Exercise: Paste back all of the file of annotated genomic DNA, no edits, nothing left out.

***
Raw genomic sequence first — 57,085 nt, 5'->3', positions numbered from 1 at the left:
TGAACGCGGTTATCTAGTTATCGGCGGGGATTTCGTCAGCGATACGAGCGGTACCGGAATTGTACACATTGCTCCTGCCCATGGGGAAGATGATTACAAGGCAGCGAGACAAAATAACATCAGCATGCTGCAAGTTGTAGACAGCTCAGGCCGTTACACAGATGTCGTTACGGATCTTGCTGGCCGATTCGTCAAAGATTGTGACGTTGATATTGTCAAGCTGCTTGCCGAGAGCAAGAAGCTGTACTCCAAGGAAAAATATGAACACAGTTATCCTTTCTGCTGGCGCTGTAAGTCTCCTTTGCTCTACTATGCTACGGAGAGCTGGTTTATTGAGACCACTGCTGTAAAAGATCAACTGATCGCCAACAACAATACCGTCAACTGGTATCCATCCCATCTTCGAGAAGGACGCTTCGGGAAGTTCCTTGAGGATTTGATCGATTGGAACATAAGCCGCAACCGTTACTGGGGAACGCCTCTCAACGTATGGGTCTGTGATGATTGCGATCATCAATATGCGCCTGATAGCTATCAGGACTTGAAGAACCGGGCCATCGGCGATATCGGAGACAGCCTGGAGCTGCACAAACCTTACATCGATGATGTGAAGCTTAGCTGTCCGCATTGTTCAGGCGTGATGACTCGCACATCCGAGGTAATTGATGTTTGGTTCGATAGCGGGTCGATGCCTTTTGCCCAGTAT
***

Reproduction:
Raw genomic sequence first — 57,085 nt, 5'->3', positions numbered from 1 at the left:
TGAACGCGGTTATCTAGTTATCGGCGGGGATTTCGTCAGCGATACGAGCGGTACCGGAATTGTACACATTGCTCCTGCCCATGGGGAAGATGATTACAAGGCAGCGAGACAAAATAACATCAGCATGCTGCAAGTTGTAGACAGCTCAGGCCGTTACACAGATGTCGTTACGGATCTTGCTGGCCGATTCGTCAAAGATTGTGACGTTGATATTGTCAAGCTGCTTGCCGAGAGCAAGAAGCTGTACTCCAAGGAAAAATATGAACACAGTTATCCTTTCTGCTGGCGCTGTAAGTCTCCTTTGCTCTACTATGCTACGGAGAGCTGGTTTATTGAGACCACTGCTGTAAAAGATCAACTGATCGCCAACAACAATACCGTCAACTGGTATCCATCCCATCTTCGAGAAGGACGCTTCGGGAAGTTCCTTGAGGATTTGATCGATTGGAACATAAGCCGCAACCGTTACTGGGGAACGCCTCTCAACGTATGGGTCTGTGATGATTGCGATCATCAATATGCGCCTGATAGCTATCAGGACTTGAAGAACCGGGCCATCGGCGATATCGGAGACAGCCTGGAGCTGCACAAACCTTACATCGATGATGTGAAGCTTAGCTGTCCGCATTGTTCAGGCGTGATGACTCGCACATCCGAGGTAATTGATGTTTGGTTCGATAGCGGGTCGATGCCTTTTGCCCAGTAT